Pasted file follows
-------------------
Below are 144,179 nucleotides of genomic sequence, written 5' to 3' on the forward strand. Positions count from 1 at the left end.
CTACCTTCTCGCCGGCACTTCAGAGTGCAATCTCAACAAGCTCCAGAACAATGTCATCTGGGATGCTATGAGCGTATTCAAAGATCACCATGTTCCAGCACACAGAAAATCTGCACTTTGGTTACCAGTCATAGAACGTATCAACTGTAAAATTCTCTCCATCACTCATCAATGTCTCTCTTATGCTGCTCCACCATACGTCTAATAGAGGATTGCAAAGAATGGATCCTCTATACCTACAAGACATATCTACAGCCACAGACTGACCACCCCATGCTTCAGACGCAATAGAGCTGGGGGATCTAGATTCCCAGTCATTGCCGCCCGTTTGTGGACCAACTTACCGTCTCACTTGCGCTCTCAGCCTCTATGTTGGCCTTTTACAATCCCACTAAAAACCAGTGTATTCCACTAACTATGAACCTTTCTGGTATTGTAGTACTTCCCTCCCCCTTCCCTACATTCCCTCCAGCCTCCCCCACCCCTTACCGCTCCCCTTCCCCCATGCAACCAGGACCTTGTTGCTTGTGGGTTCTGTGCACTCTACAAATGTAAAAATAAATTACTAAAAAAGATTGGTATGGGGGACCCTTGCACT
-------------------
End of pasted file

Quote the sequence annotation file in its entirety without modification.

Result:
Below are 144,179 nucleotides of genomic sequence, written 5' to 3' on the forward strand. Positions count from 1 at the left end.
CTACCTTCTCGCCGGCACTTCAGAGTGCAATCTCAACAAGCTCCAGAACAATGTCATCTGGGATGCTATGAGCGTATTCAAAGATCACCATGTTCCAGCACACAGAAAATCTGCACTTTGGTTACCAGTCATAGAACGTATCAACTGTAAAATTCTCTCCATCACTCATCAATGTCTCTCTTATGCTGCTCCACCATACGTCTAATAGAGGATTGCAAAGAATGGATCCTCTATACCTACAAGACATATCTACAGCCACAGACTGACCACCCCATGCTTCAGACGCAATAGAGCTGGGGGATCTAGATTCCCAGTCATTGCCGCCCGTTTGTGGACCAACTTACCGTCTCACTTGCGCTCTCAGCCTCTATGTTGGCCTTTTACAATCCCACTAAAAACCAGTGTATTCCACTAACTATGAACCTTTCTGGTATTGTAGTACTTCCCTCCCCCTTCCCTACATTCCCTCCAGCCTCCCCCACCCCTTACCGCTCCCCTTCCCCCATGCAACCAGGACCTTGTTGCTTGTGGGTTCTGTGCACTCTACAAATGTAAAAATAAATTACTAAAAAAGATTGGTATGGGGGACCCTTGCACT